Tough year. COVID and an uncertain economic outlook have made these very trying times for almost all people, including those lucky enough to be able to work from home as a part of the digital workforce that powers our business infrastructure.
Looking back, you could see signs of a great digital scattering coming for many software development-related businesses — not only the ones catering to restaurants and service sector jobs.
Speaking of travel and hospitality, the move of all our favorite perennial IT tradeshows online was the first canary in the coal mine. Engineers are stereotypically aloof, so you might think virtual events would be a fine replacement for in-person interaction. Yet, the knowledge sharing and relationship building that happened at shows — as well as the business that advanced there — will be hard to replicate.
Companies without the digital backbone to shift to remote development and operations quickly found themselves in hot water. If constant planning meetings and fire-fighting war rooms are the norm, what happens when all of that is replaced by a miniature Hollywood Squares matrix of heads and screen cams?
Companies accounted for this change, for a few weeks, with grace and understanding that not everyone’s home makes a good office. Bad connections, barking dogs, interrupting kids. Employees with WFH policies had a head start here, by making such arrangements ahead of time. Some companies even vacated office space in stride, never looking back.
But the remote scattering of workers takes a toll. Does innovation and quality start to suffer — even as many IT staff commonly report working more hours to meet increased demand, unburdened with commuting? Knowledge workers become more distracted, or frustrated, or unproductive working at home, leading to a reconsideration of how to either instill some sense of culture online, or safely return some work to the office.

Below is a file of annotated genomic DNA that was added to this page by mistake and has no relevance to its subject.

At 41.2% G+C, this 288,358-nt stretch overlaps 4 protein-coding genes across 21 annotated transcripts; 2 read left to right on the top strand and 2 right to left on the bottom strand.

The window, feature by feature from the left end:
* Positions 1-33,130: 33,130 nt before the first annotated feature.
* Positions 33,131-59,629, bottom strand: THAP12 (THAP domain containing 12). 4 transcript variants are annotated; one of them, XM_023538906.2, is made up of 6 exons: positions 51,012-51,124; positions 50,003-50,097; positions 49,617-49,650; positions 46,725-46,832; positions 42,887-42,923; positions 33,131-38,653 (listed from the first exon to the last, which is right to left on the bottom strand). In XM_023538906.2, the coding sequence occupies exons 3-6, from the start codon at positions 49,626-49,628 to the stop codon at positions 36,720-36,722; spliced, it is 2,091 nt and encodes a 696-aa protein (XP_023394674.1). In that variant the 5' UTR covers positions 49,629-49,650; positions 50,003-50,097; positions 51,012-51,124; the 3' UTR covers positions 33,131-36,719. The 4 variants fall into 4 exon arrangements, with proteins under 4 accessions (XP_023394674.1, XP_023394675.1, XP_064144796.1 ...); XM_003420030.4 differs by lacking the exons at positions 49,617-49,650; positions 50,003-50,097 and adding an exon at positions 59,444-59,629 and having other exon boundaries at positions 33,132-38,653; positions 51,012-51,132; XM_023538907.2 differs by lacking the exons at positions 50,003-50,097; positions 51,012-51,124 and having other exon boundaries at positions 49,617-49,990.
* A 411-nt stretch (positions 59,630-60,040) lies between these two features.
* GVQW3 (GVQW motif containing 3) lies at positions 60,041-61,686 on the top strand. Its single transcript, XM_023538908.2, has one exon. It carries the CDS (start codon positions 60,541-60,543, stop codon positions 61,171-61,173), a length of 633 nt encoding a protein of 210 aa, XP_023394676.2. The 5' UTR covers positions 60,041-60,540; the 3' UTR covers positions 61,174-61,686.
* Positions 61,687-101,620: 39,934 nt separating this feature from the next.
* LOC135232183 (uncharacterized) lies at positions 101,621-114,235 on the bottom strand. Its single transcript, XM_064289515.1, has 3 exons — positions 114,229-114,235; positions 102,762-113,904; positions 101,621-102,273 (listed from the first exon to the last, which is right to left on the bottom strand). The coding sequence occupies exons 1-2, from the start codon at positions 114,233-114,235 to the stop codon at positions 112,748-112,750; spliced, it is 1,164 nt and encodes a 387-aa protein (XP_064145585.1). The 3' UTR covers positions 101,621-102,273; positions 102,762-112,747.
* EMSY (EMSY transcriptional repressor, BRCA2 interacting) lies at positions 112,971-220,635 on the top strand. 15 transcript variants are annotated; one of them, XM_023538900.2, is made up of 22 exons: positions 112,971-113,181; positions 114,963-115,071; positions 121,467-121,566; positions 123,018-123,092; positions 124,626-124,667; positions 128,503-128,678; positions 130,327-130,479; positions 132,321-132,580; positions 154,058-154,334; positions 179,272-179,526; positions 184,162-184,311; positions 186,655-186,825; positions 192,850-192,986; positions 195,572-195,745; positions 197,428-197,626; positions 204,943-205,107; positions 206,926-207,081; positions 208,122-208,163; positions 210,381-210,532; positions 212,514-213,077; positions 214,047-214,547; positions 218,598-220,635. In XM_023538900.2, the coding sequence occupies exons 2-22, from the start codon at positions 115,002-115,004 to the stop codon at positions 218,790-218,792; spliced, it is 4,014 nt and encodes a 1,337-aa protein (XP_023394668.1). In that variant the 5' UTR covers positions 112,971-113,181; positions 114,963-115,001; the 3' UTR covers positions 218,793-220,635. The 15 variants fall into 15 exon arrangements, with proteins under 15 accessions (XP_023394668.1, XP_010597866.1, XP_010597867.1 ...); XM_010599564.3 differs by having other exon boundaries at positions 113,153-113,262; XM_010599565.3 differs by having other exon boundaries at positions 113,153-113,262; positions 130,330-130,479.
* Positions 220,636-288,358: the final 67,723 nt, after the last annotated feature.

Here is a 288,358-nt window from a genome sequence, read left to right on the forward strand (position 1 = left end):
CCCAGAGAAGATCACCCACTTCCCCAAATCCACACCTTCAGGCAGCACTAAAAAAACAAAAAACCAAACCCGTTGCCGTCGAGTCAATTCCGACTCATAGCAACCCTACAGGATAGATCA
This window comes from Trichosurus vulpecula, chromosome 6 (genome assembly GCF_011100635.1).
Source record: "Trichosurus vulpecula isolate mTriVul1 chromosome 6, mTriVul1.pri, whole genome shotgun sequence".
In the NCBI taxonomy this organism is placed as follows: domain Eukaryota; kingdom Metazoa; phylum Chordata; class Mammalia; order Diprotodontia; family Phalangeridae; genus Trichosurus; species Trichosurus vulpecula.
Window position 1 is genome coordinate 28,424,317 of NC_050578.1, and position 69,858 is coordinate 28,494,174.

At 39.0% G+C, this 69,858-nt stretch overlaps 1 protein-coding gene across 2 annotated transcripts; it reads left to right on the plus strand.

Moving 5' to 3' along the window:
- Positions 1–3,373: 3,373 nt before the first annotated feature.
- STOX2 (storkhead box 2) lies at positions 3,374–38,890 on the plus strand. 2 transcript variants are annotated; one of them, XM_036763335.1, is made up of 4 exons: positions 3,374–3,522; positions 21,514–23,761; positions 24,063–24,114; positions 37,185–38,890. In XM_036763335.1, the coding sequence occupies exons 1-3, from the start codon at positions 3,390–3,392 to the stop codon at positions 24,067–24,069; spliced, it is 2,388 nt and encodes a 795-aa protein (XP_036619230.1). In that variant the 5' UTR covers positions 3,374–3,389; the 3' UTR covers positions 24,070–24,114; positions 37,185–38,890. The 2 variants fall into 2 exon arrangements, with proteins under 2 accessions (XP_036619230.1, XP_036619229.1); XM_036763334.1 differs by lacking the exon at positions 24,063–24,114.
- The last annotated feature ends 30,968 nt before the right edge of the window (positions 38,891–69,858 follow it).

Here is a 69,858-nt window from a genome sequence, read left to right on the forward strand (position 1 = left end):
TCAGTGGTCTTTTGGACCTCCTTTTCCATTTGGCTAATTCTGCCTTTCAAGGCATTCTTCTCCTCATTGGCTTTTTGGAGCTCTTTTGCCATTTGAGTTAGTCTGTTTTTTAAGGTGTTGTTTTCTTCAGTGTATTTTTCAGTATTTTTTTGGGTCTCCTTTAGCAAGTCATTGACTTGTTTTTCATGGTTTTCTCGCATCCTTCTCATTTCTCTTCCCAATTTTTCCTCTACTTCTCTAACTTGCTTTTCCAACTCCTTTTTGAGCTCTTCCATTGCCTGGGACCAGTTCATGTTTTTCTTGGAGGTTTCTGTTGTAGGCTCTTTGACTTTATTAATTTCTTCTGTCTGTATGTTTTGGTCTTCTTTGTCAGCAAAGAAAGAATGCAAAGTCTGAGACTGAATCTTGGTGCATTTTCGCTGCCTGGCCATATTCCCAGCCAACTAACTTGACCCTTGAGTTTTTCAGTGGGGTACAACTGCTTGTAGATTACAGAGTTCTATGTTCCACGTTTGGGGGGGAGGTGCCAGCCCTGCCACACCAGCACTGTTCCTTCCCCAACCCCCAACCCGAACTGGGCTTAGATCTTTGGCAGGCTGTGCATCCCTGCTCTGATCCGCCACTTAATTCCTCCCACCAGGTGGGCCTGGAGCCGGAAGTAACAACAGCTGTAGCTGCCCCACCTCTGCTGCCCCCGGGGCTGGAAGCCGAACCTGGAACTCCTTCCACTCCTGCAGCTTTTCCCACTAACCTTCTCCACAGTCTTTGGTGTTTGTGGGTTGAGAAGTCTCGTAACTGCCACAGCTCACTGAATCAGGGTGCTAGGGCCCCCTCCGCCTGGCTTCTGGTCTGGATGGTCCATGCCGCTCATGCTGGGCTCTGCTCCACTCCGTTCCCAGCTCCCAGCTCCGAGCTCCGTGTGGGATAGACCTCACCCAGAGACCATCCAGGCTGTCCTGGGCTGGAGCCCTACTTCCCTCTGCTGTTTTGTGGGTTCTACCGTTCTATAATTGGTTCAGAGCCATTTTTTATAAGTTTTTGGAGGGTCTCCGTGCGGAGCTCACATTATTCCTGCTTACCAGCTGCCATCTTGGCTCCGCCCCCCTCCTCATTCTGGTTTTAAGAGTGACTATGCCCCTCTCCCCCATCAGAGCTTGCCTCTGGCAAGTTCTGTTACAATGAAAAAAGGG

Engineers in a product-oriented organization appreciate self-determination, so long as they are contributing valued work. Shared platforms for remotely governing agile software delivery from requirements, to repositories, to release trains and issue resolution are improving in quality and interoperability every day.
The very environments from which we deliver software keep scattering as well, as the old three-tiered application stack in the datacenter gives way to SaaS-based platforms, cloud infrastructure and microservices, calling APIs and running workloads in ephemeral containers and serverless architectures.
Were we meant to move the application estate off-premises for good, along with the teams?
The outlook for permanent departure of IT resources from shared offices and datacenters isn’t 100% rosy, even for the software-driven company.
First, you have the need for (groan) IT Governance, and (groan) Compliance to standards, and (groan) Legacy Applications to maintain — you know, everything we’ve already built, the stuff that keeps the business running. This forces creativity about orchestrating both cloud and on-premises application infrastructure as a Hybrid IT application estate.
Zeroing in on the development shop itself, we start to see how the in-person Agile Scrum or daily standup meeting packs a lot of collaborative value, as creative solutions often arise from live interaction, and intangibles like camaraderie and morale naturally pull DevOps teams together.
A few months in, the scattering hurts. Many companies are laying off IT staff due to business losses, or competitive takeovers. Other companies are seeing spikes in demand, and cannot recruit fast enough, let alone properly mentor the new staff coming into this decentralized workplace.
A full-stack developer friend recently joined a mid-sized company with several loosely interconnected teams. They were stunned to find that while DevOps practices and distributed cloud architecture were in the job description, very little ‘tribal knowledge’ could be conveyed.
Teams that worked together in the pre-COVID era take it for granted that newer employees come in with none of that situational awareness. What do I need access to? What review gets my code on the release train? Who supports my code on Day 2 once it is in production?
There’s no replacing ideas that come up amidst the scuttlebutt at lunch, or a tap on the shoulder — “can you look at my screen and tell me what’s going on here?” It’s OK to ask clueless questions and pose crazy hypotheses in person, with other humans. In text and email format, those interchanges are impersonal, and documented.
We don’t know when a new normal will be realized for software development. Until then, let’s embrace the need to solve this digital scattering with human empathy, and an understanding that we all want to deliver better software.
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